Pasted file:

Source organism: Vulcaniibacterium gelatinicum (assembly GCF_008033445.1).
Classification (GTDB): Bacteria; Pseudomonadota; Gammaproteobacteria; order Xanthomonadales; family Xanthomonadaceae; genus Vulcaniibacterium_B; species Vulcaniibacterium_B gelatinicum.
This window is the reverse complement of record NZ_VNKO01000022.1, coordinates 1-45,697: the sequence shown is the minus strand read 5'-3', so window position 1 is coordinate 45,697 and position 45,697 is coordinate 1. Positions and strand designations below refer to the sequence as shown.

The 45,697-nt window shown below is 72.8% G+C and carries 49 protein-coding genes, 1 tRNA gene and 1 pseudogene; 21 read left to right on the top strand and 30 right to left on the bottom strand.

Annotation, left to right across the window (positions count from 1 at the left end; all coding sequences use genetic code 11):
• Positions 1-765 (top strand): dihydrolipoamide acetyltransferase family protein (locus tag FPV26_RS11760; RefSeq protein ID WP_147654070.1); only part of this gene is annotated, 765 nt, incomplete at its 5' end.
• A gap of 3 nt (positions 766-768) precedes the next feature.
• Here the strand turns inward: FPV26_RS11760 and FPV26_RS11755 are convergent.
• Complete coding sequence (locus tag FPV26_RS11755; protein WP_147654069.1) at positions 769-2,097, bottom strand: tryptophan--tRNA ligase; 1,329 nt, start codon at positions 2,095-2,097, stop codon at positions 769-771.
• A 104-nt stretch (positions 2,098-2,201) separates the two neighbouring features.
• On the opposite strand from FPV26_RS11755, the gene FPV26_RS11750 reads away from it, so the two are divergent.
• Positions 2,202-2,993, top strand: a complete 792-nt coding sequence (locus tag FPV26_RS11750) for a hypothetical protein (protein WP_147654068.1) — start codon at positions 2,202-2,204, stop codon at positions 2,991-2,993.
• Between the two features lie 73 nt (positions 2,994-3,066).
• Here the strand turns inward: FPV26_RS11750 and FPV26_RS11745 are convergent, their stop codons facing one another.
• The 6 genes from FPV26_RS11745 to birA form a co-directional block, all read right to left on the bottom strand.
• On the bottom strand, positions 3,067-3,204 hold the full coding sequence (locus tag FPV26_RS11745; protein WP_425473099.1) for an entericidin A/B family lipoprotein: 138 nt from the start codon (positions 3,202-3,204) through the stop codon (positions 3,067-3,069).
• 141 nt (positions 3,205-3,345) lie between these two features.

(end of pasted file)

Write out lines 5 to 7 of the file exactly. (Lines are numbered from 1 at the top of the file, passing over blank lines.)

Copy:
Annotation, left to right across the window (positions count from 1 at the left end; all coding sequences use genetic code 11):
• Positions 1-765 (top strand): dihydrolipoamide acetyltransferase family protein (locus tag FPV26_RS11760; RefSeq protein ID WP_147654070.1); only part of this gene is annotated, 765 nt, incomplete at its 5' end.
• A gap of 3 nt (positions 766-768) precedes the next feature.